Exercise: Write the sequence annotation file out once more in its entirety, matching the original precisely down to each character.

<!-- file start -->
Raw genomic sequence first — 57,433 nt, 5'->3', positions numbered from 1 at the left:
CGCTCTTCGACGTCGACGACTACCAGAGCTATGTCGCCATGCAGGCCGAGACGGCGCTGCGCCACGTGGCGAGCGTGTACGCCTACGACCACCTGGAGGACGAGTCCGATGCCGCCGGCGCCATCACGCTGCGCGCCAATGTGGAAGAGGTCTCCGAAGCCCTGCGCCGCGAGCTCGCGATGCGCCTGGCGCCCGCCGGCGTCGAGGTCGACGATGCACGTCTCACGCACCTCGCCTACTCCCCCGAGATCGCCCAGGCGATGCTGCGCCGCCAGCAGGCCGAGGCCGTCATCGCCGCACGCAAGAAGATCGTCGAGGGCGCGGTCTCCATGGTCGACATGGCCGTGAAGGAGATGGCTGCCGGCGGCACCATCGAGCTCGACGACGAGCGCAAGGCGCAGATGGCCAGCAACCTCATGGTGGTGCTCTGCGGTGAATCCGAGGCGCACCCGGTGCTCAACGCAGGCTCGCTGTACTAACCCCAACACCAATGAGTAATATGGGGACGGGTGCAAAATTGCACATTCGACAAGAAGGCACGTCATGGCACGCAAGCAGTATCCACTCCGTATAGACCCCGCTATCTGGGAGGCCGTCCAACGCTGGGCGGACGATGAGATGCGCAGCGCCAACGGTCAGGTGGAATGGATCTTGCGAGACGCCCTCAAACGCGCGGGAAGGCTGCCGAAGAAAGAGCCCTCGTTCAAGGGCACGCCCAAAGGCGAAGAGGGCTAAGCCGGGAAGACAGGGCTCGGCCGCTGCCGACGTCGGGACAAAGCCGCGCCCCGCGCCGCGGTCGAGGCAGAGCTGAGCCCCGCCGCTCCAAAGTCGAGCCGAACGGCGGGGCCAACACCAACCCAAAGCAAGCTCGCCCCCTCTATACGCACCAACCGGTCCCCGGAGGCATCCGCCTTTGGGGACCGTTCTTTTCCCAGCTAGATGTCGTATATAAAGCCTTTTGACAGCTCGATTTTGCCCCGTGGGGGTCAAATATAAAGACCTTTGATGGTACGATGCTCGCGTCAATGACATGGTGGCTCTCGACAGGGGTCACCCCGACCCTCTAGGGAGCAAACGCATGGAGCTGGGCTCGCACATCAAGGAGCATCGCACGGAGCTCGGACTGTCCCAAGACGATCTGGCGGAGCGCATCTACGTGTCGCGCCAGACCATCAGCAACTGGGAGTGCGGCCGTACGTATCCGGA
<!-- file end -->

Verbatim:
Raw genomic sequence first — 57,433 nt, 5'->3', positions numbered from 1 at the left:
CGCTCTTCGACGTCGACGACTACCAGAGCTATGTCGCCATGCAGGCCGAGACGGCGCTGCGCCACGTGGCGAGCGTGTACGCCTACGACCACCTGGAGGACGAGTCCGATGCCGCCGGCGCCATCACGCTGCGCGCCAATGTGGAAGAGGTCTCCGAAGCCCTGCGCCGCGAGCTCGCGATGCGCCTGGCGCCCGCCGGCGTCGAGGTCGACGATGCACGTCTCACGCACCTCGCCTACTCCCCCGAGATCGCCCAGGCGATGCTGCGCCGCCAGCAGGCCGAGGCCGTCATCGCCGCACGCAAGAAGATCGTCGAGGGCGCGGTCTCCATGGTCGACATGGCCGTGAAGGAGATGGCTGCCGGCGGCACCATCGAGCTCGACGACGAGCGCAAGGCGCAGATGGCCAGCAACCTCATGGTGGTGCTCTGCGGTGAATCCGAGGCGCACCCGGTGCTCAACGCAGGCTCGCTGTACTAACCCCAACACCAATGAGTAATATGGGGACGGGTGCAAAATTGCACATTCGACAAGAAGGCACGTCATGGCACGCAAGCAGTATCCACTCCGTATAGACCCCGCTATCTGGGAGGCCGTCCAACGCTGGGCGGACGATGAGATGCGCAGCGCCAACGGTCAGGTGGAATGGATCTTGCGAGACGCCCTCAAACGCGCGGGAAGGCTGCCGAAGAAAGAGCCCTCGTTCAAGGGCACGCCCAAAGGCGAAGAGGGCTAAGCCGGGAAGACAGGGCTCGGCCGCTGCCGACGTCGGGACAAAGCCGCGCCCCGCGCCGCGGTCGAGGCAGAGCTGAGCCCCGCCGCTCCAAAGTCGAGCCGAACGGCGGGGCCAACACCAACCCAAAGCAAGCTCGCCCCCTCTATACGCACCAACCGGTCCCCGGAGGCATCCGCCTTTGGGGACCGTTCTTTTCCCAGCTAGATGTCGTATATAAAGCCTTTTGACAGCTCGATTTTGCCCCGTGGGGGTCAAATATAAAGACCTTTGATGGTACGATGCTCGCGTCAATGACATGGTGGCTCTCGACAGGGGTCACCCCGACCCTCTAGGGAGCAAACGCATGGAGCTGGGCTCGCACATCAAGGAGCATCGCACGGAGCTCGGACTGTCCCAAGACGATCTGGCGGAGCGCATCTACGTGTCGCGCCAGACCATCAGCAACTGGGAGTGCGGCCGTACGTATCCGGA